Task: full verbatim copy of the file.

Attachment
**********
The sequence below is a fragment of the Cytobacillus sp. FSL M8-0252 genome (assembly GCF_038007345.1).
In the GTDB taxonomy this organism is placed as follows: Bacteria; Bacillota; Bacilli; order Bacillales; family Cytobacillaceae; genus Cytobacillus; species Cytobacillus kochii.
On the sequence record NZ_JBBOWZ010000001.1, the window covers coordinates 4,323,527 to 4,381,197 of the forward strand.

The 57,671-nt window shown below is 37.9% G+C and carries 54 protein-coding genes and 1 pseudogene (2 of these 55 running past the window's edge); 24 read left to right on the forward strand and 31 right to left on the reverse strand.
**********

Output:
The sequence below is a fragment of the Cytobacillus sp. FSL M8-0252 genome (assembly GCF_038007345.1).
In the GTDB taxonomy this organism is placed as follows: Bacteria; Bacillota; Bacilli; order Bacillales; family Cytobacillaceae; genus Cytobacillus; species Cytobacillus kochii.
On the sequence record NZ_JBBOWZ010000001.1, the window covers coordinates 4,323,527 to 4,381,197 of the forward strand.

The 57,671-nt window shown below is 37.9% G+C and carries 54 protein-coding genes and 1 pseudogene (2 of these 55 running past the window's edge); 24 read left to right on the forward strand and 31 right to left on the reverse strand.